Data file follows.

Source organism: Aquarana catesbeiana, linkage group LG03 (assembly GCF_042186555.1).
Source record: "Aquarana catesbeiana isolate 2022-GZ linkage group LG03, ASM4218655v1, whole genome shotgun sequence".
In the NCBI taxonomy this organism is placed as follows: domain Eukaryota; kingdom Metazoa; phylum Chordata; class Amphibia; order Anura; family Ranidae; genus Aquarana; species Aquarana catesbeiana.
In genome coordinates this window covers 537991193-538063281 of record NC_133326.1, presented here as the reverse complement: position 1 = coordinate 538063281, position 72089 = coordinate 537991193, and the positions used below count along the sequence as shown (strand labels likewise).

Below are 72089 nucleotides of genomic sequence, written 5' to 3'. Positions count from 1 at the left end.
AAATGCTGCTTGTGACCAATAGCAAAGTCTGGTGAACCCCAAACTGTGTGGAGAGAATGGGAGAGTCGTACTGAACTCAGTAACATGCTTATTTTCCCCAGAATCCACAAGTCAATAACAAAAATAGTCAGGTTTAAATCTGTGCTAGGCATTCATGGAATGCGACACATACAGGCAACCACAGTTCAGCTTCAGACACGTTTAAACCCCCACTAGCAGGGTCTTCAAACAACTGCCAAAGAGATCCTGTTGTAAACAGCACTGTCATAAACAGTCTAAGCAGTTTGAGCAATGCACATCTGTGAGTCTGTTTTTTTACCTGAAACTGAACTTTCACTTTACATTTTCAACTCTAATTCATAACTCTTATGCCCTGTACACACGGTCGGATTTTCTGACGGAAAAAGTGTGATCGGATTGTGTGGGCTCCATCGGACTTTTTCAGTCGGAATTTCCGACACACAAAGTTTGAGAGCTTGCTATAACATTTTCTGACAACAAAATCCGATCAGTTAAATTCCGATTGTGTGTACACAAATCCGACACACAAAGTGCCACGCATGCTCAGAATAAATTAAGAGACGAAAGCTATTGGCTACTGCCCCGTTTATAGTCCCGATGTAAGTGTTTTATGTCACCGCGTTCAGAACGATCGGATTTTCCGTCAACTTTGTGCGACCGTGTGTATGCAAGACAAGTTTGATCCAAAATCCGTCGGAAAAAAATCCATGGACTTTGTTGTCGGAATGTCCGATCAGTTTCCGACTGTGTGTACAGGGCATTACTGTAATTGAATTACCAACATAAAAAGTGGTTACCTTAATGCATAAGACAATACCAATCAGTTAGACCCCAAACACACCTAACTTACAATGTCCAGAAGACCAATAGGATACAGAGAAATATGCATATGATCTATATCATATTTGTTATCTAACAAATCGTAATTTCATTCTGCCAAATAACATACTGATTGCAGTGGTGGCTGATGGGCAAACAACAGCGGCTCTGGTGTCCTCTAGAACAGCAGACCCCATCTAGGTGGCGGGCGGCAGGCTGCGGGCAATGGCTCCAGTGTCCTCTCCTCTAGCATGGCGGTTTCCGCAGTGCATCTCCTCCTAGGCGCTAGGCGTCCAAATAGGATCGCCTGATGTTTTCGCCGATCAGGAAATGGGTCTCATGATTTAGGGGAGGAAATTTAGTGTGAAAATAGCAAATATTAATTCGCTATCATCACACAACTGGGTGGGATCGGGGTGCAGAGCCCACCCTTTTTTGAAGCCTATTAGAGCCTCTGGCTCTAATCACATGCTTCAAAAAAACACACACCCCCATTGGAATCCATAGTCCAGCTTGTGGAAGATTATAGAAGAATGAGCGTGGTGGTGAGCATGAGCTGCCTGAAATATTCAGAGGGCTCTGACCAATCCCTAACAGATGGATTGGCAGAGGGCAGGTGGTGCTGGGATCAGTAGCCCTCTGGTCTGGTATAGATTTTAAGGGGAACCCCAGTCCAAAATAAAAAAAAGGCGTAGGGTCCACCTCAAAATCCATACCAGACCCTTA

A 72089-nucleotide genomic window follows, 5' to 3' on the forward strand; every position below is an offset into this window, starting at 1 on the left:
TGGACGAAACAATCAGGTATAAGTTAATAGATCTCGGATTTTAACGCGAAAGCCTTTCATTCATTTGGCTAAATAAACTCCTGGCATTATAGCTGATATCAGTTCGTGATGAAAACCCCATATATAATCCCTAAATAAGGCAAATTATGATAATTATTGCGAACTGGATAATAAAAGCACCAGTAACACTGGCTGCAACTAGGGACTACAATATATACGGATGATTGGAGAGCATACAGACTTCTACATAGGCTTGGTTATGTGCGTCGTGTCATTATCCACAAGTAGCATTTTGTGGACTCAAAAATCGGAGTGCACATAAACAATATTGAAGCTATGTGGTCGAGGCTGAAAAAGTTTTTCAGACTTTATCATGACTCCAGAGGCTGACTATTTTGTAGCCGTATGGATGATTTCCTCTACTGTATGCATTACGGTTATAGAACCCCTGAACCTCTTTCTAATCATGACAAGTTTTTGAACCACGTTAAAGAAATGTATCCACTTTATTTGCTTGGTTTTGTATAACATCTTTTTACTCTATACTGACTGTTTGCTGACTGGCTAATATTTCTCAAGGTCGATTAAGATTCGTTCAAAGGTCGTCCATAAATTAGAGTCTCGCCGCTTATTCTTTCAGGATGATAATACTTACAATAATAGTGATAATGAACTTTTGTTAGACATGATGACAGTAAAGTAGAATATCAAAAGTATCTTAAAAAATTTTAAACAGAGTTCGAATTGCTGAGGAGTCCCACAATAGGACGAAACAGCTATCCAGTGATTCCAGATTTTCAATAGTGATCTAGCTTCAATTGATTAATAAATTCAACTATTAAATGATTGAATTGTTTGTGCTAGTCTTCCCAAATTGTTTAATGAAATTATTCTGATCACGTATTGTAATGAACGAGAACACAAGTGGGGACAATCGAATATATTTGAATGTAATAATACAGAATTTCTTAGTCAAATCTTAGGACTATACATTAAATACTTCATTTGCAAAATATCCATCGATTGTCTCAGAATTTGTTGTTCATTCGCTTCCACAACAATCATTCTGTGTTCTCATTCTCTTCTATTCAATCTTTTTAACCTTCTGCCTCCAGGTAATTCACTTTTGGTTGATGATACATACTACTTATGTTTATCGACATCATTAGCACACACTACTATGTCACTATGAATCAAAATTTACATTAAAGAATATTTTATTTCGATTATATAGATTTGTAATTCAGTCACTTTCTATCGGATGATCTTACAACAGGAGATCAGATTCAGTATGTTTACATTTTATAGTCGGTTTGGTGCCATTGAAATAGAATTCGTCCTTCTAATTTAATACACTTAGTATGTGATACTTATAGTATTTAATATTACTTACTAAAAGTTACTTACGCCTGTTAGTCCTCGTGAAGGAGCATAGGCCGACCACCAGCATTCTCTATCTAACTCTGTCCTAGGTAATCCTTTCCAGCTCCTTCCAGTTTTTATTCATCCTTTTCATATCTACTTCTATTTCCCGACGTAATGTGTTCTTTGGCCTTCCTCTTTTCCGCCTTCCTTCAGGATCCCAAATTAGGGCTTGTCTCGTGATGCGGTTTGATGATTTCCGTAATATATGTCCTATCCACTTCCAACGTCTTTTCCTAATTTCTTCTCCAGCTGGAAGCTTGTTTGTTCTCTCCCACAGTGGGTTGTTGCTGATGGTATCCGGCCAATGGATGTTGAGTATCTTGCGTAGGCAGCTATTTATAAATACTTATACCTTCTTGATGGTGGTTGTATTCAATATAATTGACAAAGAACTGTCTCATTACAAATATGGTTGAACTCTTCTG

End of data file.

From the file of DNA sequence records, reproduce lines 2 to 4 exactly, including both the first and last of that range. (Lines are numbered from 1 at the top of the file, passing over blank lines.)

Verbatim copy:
Source record: "Aquarana catesbeiana isolate 2022-GZ linkage group LG03, ASM4218655v1, whole genome shotgun sequence".
In the NCBI taxonomy this organism is placed as follows: domain Eukaryota; kingdom Metazoa; phylum Chordata; class Amphibia; order Anura; family Ranidae; genus Aquarana; species Aquarana catesbeiana.
In genome coordinates this window covers 537991193-538063281 of record NC_133326.1, presented here as the reverse complement: position 1 = coordinate 538063281, position 72089 = coordinate 537991193, and the positions used below count along the sequence as shown (strand labels likewise).